In philosophy equally as in poetry, it is the highest and most useful prerogative of genius, to produce the strongest impressions of novelty, while it rescues admitted truths from the neglect caused by the very circumstance of their universal admission. Extremes meet. Truths of all others the most awful and interesting, are too often considered as so true, that they lose all the power of truth, and lie bed-ridden in the dormitory of the soul, side by side with the most despised and exploded errors.—Coleridge.
A CALL TO USEFULNESS.
BY THE AUTHOR OF
A TOKEN OF LOVE TO LITTLE CHILDREN.”
It is a delightful task, one in which even angels love to engage, to trace the varied graces wrought in the ransomed sinner by that holy transforming Spirit which, as St. Paul tells us, “ divideth unto every man severally as He will.” 1 Cor. xii. 11. Truly may it be said,-if he work, none can let or hinder. The most untoward worldly circumstances form no barrier to his operations. He surmounts all with as much ease as Samson burst asunder the green withs by which his tyrant foes attempted to bind him. The objects of His choice are selected from all grades of society : the learned and polite must become fools, that they may be made truly wise, while the illiterate and unrefined have only to wait submissively on this infallible Teacher, in order to become wise unto salvation.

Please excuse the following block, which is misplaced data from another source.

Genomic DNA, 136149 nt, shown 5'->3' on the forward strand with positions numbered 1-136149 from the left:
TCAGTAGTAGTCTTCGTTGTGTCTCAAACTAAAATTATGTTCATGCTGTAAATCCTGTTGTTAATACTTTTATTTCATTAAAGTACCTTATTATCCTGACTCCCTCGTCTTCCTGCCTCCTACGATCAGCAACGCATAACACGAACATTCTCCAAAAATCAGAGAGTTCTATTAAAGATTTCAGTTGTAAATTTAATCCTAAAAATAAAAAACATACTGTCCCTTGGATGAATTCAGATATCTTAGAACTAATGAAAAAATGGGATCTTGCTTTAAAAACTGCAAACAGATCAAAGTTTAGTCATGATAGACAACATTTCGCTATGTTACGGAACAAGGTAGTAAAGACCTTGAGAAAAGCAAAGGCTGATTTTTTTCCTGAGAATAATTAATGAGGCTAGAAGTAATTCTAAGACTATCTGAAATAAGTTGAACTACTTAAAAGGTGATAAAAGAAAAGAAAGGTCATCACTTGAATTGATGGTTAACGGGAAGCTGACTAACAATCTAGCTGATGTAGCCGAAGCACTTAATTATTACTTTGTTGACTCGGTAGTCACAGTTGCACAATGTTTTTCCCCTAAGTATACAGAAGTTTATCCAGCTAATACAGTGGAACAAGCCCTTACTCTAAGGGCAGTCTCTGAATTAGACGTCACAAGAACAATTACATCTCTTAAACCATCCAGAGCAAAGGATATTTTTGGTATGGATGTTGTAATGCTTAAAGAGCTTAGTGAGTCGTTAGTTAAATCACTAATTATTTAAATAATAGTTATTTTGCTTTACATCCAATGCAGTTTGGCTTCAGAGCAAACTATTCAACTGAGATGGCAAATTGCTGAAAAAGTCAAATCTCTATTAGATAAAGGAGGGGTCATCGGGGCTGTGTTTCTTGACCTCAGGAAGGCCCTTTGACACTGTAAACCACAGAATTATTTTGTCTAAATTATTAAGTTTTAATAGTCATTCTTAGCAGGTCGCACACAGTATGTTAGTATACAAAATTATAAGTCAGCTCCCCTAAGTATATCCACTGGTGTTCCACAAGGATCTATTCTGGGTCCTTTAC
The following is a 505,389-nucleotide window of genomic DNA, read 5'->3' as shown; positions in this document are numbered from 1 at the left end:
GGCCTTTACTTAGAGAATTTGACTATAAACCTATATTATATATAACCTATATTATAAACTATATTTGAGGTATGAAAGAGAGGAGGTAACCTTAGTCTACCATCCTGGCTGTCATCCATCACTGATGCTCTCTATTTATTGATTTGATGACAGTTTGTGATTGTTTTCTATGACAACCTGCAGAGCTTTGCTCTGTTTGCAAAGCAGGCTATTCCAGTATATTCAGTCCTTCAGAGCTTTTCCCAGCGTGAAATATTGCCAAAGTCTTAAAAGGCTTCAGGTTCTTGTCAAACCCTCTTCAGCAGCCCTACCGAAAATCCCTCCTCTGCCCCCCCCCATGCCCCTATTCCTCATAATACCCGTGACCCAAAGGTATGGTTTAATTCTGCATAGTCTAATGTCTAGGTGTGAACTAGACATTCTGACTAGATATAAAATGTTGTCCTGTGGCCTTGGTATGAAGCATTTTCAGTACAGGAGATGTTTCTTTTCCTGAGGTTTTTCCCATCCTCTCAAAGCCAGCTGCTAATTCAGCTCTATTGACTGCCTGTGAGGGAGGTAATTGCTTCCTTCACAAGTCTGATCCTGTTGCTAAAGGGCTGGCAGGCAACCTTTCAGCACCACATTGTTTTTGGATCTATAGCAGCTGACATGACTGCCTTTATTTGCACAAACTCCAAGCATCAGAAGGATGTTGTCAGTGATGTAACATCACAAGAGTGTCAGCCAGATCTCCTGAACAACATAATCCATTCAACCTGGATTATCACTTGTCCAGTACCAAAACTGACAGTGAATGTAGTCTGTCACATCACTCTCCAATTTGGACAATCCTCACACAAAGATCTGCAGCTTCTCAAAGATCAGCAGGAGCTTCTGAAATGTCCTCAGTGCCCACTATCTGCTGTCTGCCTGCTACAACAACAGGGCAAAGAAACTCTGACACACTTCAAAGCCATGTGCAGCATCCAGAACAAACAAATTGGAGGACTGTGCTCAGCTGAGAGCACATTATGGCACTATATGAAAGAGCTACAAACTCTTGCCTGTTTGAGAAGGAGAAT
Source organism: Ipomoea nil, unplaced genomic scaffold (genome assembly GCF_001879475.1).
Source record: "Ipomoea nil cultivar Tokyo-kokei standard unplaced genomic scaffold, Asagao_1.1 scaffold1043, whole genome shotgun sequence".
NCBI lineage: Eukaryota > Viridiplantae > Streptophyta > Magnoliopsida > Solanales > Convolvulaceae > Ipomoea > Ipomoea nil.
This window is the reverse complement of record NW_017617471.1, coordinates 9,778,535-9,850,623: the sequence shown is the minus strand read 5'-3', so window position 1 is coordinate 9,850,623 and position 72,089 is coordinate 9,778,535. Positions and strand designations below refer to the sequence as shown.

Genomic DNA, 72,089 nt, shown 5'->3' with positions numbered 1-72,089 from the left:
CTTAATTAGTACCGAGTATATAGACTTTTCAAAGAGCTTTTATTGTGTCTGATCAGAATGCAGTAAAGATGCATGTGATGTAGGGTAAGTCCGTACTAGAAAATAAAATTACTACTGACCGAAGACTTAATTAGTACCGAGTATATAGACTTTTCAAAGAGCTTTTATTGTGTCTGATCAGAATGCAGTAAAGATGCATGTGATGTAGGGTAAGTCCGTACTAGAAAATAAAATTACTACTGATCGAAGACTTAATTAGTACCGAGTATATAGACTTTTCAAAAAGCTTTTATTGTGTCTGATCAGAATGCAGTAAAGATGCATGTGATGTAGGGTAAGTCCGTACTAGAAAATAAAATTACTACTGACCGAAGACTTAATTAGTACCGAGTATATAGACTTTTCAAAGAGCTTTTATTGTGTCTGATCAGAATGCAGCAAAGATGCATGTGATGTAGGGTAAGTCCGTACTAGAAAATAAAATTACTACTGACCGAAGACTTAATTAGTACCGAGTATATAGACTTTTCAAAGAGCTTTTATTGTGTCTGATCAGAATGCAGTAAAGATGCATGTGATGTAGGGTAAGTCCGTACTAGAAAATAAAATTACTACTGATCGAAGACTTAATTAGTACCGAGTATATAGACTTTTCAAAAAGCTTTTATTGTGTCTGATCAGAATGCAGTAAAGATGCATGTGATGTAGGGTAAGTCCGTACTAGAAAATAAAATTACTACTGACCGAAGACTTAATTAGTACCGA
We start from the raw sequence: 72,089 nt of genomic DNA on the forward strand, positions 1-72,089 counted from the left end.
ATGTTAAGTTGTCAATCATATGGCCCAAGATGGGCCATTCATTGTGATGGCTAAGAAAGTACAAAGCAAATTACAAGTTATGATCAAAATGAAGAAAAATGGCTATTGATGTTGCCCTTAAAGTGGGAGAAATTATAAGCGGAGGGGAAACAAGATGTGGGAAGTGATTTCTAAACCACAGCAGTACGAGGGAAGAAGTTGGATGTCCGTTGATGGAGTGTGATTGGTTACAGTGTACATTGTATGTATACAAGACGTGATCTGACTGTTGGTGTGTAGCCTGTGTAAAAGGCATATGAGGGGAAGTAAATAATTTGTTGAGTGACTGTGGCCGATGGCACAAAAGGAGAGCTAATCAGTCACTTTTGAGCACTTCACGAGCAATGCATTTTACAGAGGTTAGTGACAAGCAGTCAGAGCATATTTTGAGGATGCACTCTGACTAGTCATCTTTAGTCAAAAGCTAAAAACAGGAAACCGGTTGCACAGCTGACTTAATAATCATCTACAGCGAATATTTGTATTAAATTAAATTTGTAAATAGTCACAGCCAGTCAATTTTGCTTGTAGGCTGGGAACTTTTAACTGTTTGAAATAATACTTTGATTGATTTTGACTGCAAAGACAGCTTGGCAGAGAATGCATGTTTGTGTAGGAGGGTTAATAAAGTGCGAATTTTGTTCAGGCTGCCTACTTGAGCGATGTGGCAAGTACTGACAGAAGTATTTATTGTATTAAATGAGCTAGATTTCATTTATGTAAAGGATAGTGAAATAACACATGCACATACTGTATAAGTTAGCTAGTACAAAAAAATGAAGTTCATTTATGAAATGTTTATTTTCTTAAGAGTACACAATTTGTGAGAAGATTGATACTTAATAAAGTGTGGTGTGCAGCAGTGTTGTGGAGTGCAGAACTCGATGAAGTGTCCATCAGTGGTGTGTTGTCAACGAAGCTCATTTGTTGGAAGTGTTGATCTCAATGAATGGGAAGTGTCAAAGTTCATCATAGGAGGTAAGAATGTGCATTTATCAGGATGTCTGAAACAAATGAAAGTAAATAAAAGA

It has been said by one of the sweetest and simplest of our poets, that
“ There's no soil like poverty for growth divine."
and we would now bring before your notice a short record of the Saviour's dealings with one of his children, which shall fully justify the assertion.
Poor as it regards this world's goods, she is rich in faith, in love, in hope! The cross of Christ is her boast, her life, her joy !—“God forbid,” is the language of her inmost soul, “ that I should glory, save in the cross of our Lord Jesus Christ, by whom the world is crucified unto me, and I unto the world : I live, yet not
I I, but Christ liveth in me.” Jesus is her soul's rest,Jesus is her burden-bearer-Jesus is her physicianJesus is her counsellor-Jesus is her friend--so loving and compassionate, no affection or tenderness like his -$0 precious to her sanctified soul, that all other objects in comparison lose their sweetness and value—80 lovely, no object of beauty comparable to him-so dear, that life would be a blank without him, and heaven itself, but for the hope of seeing him as he is, would offer no attractions to her! Standing, as she now does, on the very threshold of an eternal world, she is waiting and listening for the voice of her Beloved to call her home. She is full of thankfulness in the midst of sufferings the most intense. 'I wait not, dear Madam, till the storm is passed, to say, He hath done all things well, but now I joyfully exclaim, He doeth all things well.'